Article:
Does my dog have cataracts?
Q: My dog is 10 years old and his eyes are turning a cloudy blue colour. Are these cataracts and will he go blind?
A: This is most likely what we call 'nuclear sclerosis'. It is a normal aging change in dogs. For him it will be like looking through a smoky room, but he will not go blind.
Cataracts are different. They are milky white in colour and you cannot see through them, so dogs usually do go blind. Cataracts are an indicator of disease either in the eyes or the rest of the body. For example, dogs with diabetes nearly always get cataracts.
First of all, you need to have your dog’s eyes examined by a vet to ascertain the cause of his bad eyesight.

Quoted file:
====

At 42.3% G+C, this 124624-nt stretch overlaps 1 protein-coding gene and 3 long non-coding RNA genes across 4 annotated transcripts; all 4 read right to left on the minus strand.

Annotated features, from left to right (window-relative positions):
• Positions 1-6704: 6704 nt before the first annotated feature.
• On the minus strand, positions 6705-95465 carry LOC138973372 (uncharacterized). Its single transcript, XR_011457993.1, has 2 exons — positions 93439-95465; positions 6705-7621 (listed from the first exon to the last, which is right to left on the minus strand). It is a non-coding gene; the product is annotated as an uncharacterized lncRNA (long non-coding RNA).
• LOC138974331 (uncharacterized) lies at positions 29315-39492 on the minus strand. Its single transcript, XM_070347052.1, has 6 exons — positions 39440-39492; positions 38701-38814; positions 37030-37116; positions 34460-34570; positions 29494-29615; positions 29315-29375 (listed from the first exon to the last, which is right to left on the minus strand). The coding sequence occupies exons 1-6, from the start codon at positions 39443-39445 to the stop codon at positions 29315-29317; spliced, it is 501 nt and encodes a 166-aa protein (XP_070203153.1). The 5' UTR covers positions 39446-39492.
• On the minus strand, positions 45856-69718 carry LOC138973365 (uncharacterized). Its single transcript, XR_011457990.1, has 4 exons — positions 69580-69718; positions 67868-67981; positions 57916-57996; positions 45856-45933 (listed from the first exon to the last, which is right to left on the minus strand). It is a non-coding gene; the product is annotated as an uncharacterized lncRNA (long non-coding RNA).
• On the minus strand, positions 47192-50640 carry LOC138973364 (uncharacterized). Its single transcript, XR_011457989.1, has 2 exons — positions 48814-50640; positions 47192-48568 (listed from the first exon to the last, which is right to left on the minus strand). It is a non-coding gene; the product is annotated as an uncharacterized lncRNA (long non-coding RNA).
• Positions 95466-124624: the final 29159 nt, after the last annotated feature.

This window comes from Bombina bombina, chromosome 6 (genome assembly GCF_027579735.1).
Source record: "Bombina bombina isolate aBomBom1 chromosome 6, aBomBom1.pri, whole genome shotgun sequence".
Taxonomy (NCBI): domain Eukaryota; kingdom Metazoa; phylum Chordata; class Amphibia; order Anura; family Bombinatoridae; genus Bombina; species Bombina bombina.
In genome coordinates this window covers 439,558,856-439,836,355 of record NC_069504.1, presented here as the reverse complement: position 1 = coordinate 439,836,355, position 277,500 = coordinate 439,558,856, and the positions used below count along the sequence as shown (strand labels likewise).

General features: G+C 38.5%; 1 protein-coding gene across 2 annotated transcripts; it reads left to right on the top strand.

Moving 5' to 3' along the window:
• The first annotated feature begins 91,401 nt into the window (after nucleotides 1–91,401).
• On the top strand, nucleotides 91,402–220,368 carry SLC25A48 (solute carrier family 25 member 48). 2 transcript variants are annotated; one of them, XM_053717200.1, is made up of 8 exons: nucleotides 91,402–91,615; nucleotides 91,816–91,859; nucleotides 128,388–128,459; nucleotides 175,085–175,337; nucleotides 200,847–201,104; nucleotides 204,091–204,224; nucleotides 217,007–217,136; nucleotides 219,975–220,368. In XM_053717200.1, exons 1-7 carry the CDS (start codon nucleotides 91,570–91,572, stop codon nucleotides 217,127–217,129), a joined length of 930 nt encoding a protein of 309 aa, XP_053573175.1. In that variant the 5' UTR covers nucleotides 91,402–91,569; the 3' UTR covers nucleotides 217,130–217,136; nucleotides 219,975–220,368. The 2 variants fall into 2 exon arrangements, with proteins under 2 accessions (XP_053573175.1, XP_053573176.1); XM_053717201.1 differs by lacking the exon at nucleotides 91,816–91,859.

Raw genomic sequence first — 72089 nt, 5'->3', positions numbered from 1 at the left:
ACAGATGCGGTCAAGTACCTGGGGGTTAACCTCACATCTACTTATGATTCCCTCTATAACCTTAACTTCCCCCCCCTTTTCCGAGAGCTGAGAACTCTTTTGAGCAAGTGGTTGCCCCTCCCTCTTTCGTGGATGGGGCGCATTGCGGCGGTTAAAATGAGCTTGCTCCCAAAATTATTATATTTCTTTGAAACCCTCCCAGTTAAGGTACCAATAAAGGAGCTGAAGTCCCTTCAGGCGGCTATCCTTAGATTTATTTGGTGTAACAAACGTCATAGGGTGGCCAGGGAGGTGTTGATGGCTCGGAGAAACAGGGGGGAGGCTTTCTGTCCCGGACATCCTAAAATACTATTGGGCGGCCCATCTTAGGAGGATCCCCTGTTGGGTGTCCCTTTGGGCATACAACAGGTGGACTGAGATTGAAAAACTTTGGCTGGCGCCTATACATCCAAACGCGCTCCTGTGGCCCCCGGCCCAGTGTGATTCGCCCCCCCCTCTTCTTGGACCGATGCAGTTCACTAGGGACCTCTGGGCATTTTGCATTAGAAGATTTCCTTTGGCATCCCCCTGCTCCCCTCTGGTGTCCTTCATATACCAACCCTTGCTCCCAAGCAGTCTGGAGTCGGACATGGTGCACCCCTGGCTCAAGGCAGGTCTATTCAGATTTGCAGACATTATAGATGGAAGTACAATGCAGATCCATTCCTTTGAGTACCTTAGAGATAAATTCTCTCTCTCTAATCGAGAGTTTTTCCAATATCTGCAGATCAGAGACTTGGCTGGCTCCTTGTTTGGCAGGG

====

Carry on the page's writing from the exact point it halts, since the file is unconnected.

If it is cataracts, the available treatment for dogs is surgical removal of the cataract. This is specialist surgery, which requires use of an operating microscope. The success of the procedure largely depends on the eye being examined before the operation to rule out other abnormalities that could prevent healing or success of the operation. These problems would include insufficient tear production, poor function of the retina and glaucoma (raised pressure within the eye). Nevertheless, the majority heal successfully following surgery.